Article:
LETTERS TO THE EDITOR: Leave wood in rivers, on beaches

Dear Editor,

It was sad to read that the restoration project that is protecting the Mad River bluffs at the foot of School Road had been degraded by a senseless act of vandalism. The large wood that stuck out from the structure not only provided complex fish habitat, but also was a resting place for a family of otters and for birds of all kinds.

We need to change the mind set that all wood in streams, on beaches and even in habitat restoration structures is just a commodity. Large wood shapes streams and helps create the habitat diversity that salmon and steelhead rely on.

On beaches large wood can help dune stability and provide habitat diversity for birds and other wildlife species.

Large wood from the Pacific Northwest used to form rafts in the open ocean that would be magnets for life of all sorts, including schools of tuna. The short term  benefit of the wood to one person deprives the public and the reliant fish and wildlife species of valuable habitat that would otherwise last decades or centuries.

The Mad River bluffs structure is a bioengineering project that used large amounts of living willow material and strategic amounts of boulders to stabilize the 1,500 foot long vertical eroding cutbank that threatened the Ocean Drive neighborhood. This type of project is far superior to just rip-rap that is biologically sterile.  The lush willow growth is great songbird habitat and the thicket catches silt and builds banks whenever the Mad River floods.

The scour off the structure is creating depth that substantially benefits estuarine fish species and salmonids and there is some overhanging willow that provides cover associated with the structure. Consequently, the loss of the large wood diminished, but did not completely compromise the Mad River bluffs bioengineering project’s biological value. Its most important structural value is protecting the Ocean Drive neighborhood for the foreseeable future. Thanks to the Natural Resource Conservation Service and the McKinleyville Community Services District that made the project happen.


Patrick Higgins


(Note: Patrick Higgins works with Bioengineering Associates, which designed the Mad River Streambank Protection Project.)


Thank you for support

Dear Editor,

Our Senior and Ambassador Girl Scouts in Troop 70536 of McKinleyville would like to thank members of our local community and local businesses who have helped in their effort to fund raise for a trip to England and Wales this coming June.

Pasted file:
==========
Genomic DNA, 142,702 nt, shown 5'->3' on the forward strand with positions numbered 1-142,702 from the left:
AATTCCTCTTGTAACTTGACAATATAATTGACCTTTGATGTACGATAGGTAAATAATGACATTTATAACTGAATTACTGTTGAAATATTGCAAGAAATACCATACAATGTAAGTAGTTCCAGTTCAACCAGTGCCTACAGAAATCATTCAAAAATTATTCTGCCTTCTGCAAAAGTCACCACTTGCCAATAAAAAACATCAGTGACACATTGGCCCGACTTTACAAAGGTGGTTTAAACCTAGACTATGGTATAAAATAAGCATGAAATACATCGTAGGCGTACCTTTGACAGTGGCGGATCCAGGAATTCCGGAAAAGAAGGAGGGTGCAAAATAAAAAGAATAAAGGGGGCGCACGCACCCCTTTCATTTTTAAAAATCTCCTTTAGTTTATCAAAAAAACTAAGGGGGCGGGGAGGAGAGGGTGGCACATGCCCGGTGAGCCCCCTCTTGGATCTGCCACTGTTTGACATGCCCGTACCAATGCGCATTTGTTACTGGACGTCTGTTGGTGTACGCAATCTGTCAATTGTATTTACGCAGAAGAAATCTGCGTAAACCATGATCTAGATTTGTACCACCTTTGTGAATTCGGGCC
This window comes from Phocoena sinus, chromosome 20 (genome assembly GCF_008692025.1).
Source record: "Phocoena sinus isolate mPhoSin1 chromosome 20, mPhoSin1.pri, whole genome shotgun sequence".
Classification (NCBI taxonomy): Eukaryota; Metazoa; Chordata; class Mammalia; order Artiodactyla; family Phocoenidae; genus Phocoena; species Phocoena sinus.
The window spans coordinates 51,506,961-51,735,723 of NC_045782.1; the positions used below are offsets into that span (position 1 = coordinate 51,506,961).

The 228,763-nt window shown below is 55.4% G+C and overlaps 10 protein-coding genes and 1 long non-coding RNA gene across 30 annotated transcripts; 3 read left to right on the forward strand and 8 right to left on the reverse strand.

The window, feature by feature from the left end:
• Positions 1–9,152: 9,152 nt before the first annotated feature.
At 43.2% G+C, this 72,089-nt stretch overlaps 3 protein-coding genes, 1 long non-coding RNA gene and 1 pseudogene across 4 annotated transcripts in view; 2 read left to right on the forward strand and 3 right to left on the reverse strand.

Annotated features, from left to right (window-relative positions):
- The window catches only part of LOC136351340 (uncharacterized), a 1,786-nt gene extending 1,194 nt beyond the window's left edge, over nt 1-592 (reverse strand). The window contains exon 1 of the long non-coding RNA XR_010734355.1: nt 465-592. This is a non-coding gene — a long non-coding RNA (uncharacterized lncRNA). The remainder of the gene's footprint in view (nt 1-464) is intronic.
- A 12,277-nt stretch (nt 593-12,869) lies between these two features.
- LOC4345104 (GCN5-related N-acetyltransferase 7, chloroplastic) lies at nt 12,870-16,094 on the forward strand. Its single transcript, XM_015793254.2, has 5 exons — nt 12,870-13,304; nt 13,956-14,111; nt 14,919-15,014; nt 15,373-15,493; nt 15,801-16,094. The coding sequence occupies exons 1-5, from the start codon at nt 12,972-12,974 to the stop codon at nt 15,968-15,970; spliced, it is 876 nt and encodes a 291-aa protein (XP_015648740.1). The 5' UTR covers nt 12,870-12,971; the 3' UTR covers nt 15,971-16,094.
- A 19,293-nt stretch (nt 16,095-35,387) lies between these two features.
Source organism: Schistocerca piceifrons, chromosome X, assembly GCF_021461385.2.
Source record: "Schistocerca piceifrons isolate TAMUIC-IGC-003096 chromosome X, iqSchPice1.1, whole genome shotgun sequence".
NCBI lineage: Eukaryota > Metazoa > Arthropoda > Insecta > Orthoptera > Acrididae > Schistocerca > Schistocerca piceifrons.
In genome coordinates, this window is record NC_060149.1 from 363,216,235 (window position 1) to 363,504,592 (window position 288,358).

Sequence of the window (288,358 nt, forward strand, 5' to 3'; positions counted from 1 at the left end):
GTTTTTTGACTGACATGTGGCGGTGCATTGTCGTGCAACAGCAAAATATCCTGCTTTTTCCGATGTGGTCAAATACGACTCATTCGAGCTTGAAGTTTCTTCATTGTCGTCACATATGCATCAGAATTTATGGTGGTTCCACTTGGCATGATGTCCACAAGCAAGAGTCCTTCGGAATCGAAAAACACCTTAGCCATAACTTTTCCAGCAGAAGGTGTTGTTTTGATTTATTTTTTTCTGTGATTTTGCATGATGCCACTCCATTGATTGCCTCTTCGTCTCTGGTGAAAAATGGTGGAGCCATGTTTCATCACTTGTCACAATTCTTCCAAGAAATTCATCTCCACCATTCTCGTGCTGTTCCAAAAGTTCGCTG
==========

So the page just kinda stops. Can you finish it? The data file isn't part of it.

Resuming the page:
The girls have had many fundraisers over the past 4-5 years beyond selling Girl Scout cookies and nuts & candy in the Fall Campaign along with the many other troops in the area.  Humboldt generosity never seizes to amaze us when every year Humboldt sells more cookies per girl than the rest of the Northern California council.

Recently, our troop held a Spaghetti Feed at Dow’s Prairie Grange and it was successful largely due to the support from many local businesses who believe in a strong community spirit.  Our thanks go to McKinleyville Office Supply, Tomas Jewelry, Holly Yashi, Lube Central, the McKinleyville Press, Ray’s Food Place, A&L Feed, Mirador Glass, Sholes Overhead Doors, Inc., Pampered Chef, Dow’s Prairie Grange, Denny’s, Safeway, Blue Lake Casino, Humboldt Crabs, Scentsy, Figueriedos, Six Rivers Brewery, The Reed Family, and the parents of Troop 70536.

Assistance has also been given during the last year from Les Schwab for the car wash opportunities, McKinleyville Ace Hardware, the Blue Lake Rancheria, and local residents who called to have their Christmas Trees picked up for recycling.

We don’t have much further to go in order to meet our goals and these high school girls have learned a great deal about putting their own effort into reaching a goal and making a dream come true.  So to all the generous warm-hearted residents of McKinleyville, we say thank you on behalf of our troop’s efforts and on behalf of the 16 other troops in McKinleyville, Arcata, and Trinidad who raise funds in order to pay for their activities and service projects.

Cheryl Kingham

Troop Leader 70536 and Redwood Service Unit Director, Girl Scouts of Northern California